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around the battalion command post where bullet and mortar fire made the streets "a living inferno," the surrounded garrison made ready for a break. Enough vehicles had escaped damage to mount the battalion headquarters and Company M. The rest of the force formed for march on foot.


At 1800 the two groups made a concerted dash from the town, firing wildly as they went and hurling smoke grenades, which masked them, momentarily, from a German tank lurking nearby. Sgt. J. W. Waldron manned a machine gun as a line rear guard, was wounded, but rejoined his company.


(He received the DSC.) The vehicular column headed west for Givet, and it is indicative of the widely dispersed and fragmented nature of the German forces on this day that the American column reached the Meuse without being ambushed. The foot column, led by Lt. Leonard R. Carpenter, started north with the idea of reaching the outposts of the 3d Armored task force known to be thereabouts, but here the spoor of the enemy was very strong and movement was slow. During the night some trucks were sent east from Givet and found parts of Companies I and K; two officers and thirty-three men belonging to Company I were picked up in an exhausted state by 2d Armored patrols and brought back to the American lines.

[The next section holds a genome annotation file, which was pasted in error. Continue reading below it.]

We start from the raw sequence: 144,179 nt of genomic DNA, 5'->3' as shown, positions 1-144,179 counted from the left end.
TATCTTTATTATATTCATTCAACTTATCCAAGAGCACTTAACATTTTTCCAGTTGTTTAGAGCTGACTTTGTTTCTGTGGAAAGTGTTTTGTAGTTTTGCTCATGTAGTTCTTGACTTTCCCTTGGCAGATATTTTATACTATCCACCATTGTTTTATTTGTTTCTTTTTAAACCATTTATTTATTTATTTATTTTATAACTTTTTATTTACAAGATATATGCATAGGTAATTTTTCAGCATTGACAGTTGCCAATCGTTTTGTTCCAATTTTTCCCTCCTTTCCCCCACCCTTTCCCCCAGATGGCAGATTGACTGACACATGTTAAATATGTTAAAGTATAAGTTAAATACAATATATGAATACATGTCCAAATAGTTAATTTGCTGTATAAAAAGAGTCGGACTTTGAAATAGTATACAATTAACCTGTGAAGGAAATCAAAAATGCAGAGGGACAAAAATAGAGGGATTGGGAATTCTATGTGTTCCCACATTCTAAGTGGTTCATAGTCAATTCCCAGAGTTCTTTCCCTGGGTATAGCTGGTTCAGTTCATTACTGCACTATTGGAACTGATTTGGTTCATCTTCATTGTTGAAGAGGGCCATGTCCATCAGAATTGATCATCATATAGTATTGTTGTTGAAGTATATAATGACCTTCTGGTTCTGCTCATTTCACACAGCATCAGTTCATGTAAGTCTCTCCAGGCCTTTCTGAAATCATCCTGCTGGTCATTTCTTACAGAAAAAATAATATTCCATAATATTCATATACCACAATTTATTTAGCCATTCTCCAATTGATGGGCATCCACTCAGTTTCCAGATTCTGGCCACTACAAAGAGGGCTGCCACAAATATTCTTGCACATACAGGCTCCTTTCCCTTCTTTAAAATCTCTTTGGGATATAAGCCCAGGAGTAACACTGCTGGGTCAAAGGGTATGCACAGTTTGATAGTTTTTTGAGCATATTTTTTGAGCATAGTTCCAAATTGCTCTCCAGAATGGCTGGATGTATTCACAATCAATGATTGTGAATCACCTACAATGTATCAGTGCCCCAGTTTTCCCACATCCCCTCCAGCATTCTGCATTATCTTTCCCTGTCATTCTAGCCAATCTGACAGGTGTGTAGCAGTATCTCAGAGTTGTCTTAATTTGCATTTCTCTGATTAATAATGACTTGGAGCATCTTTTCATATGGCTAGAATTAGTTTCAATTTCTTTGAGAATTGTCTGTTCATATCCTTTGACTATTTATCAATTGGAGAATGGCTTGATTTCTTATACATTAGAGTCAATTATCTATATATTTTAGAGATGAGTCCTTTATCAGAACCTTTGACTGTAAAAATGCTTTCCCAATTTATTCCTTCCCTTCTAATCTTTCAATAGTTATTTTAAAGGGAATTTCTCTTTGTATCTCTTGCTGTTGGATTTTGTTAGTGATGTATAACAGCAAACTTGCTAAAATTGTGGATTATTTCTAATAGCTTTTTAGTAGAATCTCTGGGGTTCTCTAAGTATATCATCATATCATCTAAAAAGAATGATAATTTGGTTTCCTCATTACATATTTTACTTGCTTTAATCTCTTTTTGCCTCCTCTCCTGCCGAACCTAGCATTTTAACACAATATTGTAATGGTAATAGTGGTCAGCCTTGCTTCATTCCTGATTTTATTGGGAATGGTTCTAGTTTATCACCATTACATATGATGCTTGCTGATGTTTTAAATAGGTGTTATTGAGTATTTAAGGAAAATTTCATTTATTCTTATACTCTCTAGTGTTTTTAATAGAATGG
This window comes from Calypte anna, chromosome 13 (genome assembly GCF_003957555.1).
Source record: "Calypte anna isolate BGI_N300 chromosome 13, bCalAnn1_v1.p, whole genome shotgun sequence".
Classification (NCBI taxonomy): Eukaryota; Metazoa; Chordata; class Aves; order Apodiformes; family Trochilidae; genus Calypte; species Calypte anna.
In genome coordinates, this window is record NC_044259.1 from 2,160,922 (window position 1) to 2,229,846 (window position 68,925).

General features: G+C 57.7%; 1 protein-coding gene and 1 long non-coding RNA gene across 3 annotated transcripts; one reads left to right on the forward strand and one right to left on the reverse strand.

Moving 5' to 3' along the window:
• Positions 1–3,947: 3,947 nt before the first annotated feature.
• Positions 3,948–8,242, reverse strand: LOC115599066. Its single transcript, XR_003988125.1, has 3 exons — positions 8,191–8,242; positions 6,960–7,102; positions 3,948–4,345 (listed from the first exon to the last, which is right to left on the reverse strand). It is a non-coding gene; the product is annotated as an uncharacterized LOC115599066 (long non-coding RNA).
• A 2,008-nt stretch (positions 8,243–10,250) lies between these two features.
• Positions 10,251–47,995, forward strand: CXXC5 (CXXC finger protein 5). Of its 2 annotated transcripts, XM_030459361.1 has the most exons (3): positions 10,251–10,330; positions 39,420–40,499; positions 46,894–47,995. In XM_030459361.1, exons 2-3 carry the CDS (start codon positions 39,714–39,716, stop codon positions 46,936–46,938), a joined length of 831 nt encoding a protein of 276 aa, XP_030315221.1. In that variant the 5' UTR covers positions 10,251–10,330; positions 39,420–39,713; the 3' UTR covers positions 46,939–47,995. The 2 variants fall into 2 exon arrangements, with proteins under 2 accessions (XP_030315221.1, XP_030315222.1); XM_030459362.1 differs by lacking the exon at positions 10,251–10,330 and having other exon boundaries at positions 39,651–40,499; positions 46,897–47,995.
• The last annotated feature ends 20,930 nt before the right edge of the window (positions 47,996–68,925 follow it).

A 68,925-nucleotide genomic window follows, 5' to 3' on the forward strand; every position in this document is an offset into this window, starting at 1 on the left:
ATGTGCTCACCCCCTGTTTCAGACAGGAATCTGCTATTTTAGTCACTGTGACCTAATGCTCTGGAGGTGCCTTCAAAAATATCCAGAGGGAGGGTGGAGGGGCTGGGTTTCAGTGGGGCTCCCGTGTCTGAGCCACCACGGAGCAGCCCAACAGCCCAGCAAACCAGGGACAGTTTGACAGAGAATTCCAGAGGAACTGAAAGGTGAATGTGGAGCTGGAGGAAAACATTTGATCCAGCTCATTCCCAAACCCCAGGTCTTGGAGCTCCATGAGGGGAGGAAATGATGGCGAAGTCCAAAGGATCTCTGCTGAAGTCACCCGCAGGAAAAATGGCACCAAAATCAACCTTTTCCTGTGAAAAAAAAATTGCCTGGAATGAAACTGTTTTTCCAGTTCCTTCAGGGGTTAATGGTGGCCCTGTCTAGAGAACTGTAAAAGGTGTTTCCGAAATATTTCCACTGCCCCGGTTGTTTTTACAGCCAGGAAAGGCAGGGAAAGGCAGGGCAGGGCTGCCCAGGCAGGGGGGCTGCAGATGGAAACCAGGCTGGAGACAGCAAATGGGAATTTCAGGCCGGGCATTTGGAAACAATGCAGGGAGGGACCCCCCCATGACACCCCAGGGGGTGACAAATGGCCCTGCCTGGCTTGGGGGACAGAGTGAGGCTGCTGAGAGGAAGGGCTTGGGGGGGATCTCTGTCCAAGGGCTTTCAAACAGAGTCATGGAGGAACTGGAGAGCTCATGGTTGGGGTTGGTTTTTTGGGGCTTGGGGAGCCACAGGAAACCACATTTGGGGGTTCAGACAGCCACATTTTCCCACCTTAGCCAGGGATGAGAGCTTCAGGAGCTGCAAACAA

The defense of Rochefort had not been too costly: fifteen wounded men, under the care of a volunteer medic,